headers, parameters, and content.
HttpTransmission
This class provides methods to retrieve and set content, headers, and parameters of HTTP requests
and responses.
See the API Reference for more information.
Create an HTTP content transcoder
To create an HTTP content transcoder with full control over HTTP request and response content, extend the
HttpContentTranscoder class. This transcoder can also modify, add, or remove the HTTP request and response
properties.
The transcoder must be defined in the net.rim.protocol.http.content.transcoder.<name> package,
where <name> is the identifier for the transcoder that is used in the mapping file. Its class name must be
Transcoder.
The transcoder location is either specified in the httpcontenttranscoders.property file or by an application.
Handle HTTP content transcoder exceptions
Any exception that a transcoder throws is sent to the application as an IOException. The associated detailed
message is also copied to the IOException.
Note: Instead of throwing an exception to the HTTP Connection Handler, a transcoder might also send an HTTP response to an
application, indicating that an internal server error has occurred.
Select transcoders
When the BlackBerry device requests content, the MDS services determine if a transcoder is required by comparing
the type of content the client requested with the type of content that the content server responds with. If the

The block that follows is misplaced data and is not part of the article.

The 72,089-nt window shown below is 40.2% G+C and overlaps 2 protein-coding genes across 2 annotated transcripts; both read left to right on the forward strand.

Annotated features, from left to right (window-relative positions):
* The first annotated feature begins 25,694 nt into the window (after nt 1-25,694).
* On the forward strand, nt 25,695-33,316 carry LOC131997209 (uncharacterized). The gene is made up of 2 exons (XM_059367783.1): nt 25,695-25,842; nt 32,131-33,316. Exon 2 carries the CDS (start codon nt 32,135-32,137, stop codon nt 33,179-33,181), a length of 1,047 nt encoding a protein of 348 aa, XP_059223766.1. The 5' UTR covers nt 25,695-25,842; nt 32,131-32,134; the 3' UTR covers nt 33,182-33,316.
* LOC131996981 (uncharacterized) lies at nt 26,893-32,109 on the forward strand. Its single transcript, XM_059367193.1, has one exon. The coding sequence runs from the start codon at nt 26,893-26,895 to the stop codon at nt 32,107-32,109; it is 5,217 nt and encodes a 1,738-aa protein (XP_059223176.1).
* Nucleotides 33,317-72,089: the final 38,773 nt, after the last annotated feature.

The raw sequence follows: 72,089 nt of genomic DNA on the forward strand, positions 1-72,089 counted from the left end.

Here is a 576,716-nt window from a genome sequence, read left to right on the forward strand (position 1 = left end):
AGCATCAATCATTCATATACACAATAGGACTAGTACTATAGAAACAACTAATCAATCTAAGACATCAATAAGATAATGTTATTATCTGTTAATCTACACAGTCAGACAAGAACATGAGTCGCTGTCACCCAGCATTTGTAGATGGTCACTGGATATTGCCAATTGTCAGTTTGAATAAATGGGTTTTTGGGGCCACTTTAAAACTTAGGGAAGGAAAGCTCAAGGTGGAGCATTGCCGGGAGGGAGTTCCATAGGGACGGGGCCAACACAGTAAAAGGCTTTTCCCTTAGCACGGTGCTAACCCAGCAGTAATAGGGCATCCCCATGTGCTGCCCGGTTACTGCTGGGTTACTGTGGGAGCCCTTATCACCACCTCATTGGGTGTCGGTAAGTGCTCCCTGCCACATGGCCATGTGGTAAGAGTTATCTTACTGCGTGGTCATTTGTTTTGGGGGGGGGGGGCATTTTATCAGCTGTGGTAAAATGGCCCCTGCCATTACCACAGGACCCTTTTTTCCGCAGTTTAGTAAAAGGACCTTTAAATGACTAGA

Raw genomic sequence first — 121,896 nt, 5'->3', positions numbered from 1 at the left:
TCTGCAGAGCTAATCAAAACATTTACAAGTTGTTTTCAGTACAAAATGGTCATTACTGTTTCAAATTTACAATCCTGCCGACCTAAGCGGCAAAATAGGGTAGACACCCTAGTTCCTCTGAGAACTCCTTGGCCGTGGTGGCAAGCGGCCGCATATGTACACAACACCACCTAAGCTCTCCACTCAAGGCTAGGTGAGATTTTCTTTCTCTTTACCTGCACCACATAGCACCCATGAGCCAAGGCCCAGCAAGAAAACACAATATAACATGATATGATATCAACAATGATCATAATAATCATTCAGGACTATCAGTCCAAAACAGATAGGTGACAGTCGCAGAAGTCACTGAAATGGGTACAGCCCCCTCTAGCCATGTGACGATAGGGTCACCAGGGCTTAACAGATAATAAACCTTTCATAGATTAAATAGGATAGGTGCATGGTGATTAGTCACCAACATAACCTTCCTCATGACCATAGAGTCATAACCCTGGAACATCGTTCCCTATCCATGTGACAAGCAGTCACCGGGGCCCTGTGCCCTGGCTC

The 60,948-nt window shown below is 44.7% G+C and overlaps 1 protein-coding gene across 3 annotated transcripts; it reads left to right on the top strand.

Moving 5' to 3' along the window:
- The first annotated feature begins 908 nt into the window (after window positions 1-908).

content types are different, the MDS services check the httpcontenttranscoder.property file to determine whether
a transcoder is available to convert the content.
The x-rim-transcode-content header, in the HTTP request sent by the BlackBerry device, specifies the input
format of the content that the the MDS data optimization service converts. The MDS data optimization service
converts the content if the content meets the following conditions:
192
B: Appendix: MDS services reference
• The input format specified by the x-rim-transcode-content header is also specified in the Accept header
of the HTTP request that the MDS services send to the web server
• The web server responds with a content type, or output type that is different from the content type accepted
by the BlackBerry device.
• The httpcontenttranscoder.property file contains a transcoder that can convert the content the web server